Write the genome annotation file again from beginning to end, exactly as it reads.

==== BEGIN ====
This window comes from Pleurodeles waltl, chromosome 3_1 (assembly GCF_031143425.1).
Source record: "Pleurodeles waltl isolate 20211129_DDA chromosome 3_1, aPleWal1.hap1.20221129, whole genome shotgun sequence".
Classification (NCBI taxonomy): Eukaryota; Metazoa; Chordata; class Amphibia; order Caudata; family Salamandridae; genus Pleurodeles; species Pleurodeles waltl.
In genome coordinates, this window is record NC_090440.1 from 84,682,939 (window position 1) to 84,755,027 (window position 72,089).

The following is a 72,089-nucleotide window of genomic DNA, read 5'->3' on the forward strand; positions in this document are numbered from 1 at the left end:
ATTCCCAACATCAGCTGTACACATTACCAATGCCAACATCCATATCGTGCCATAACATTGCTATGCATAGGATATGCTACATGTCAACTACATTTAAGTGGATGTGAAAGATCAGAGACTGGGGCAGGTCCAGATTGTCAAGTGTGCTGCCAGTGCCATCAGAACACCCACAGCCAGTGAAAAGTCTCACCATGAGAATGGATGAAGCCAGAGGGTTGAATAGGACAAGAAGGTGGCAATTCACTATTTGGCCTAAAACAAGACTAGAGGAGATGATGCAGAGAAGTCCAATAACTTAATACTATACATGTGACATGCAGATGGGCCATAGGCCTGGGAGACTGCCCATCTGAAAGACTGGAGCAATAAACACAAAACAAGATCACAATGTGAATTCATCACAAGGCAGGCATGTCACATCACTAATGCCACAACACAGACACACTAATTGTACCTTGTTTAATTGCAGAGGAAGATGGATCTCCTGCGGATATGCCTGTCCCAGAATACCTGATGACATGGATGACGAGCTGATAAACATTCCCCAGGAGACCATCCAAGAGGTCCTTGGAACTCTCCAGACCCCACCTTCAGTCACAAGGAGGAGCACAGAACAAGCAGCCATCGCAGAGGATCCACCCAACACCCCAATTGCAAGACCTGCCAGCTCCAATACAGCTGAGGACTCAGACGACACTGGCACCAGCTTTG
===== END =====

This window comes from Pleurodeles waltl, chromosome 3_1 (assembly GCF_031143425.1).
Source record: "Pleurodeles waltl isolate 20211129_DDA chromosome 3_1, aPleWal1.hap1.20221129, whole genome shotgun sequence".
Classification (NCBI taxonomy): Eukaryota; Metazoa; Chordata; class Amphibia; order Caudata; family Salamandridae; genus Pleurodeles; species Pleurodeles waltl.
In genome coordinates, this window is record NC_090440.1 from 84,682,939 (window position 1) to 84,755,027 (window position 72,089).

The following is a 72,089-nucleotide window of genomic DNA, read 5'->3' on the forward strand; positions in this document are numbered from 1 at the left end:
ATTCCCAACATCAGCTGTACACATTACCAATGCCAACATCCATATCGTGCCATAACATTGCTATGCATAGGATATGCTACATGTCAACTACATTTAAGTGGATGTGAAAGATCAGAGACTGGGGCAGGTCCAGATTGTCAAGTGTGCTGCCAGTGCCATCAGAACACCCACAGCCAGTGAAAAGTCTCACCATGAGAATGGATGAAGCCAGAGGGTTGAATAGGACAAGAAGGTGGCAATTCACTATTTGGCCTAAAACAAGACTAGAGGAGATGATGCAGAGAAGTCCAATAACTTAATACTATACATGTGACATGCAGATGGGCCATAGGCCTGGGAGACTGCCCATCTGAAAGACTGGAGCAATAAACACAAAACAAGATCACAATGTGAATTCATCACAAGGCAGGCATGTCACATCACTAATGCCACAACACAGACACACTAATTGTACCTTGTTTAATTGCAGAGGAAGATGGATCTCCTGCGGATATGCCTGTCCCAGAATACCTGATGACATGGATGACGAGCTGATAAACATTCCCCAGGAGACCATCCAAGAGGTCCTTGGAACTCTCCAGACCCCACCTTCAGTCACAAGGAGGAGCACAGAACAAGCAGCCATCGCAGAGGATCCACCCAACACCCCAATTGCAAGACCTGCCAGCTCCAATACAGCTGAGGACTCAGACGACACTGGCACCAGCTTTG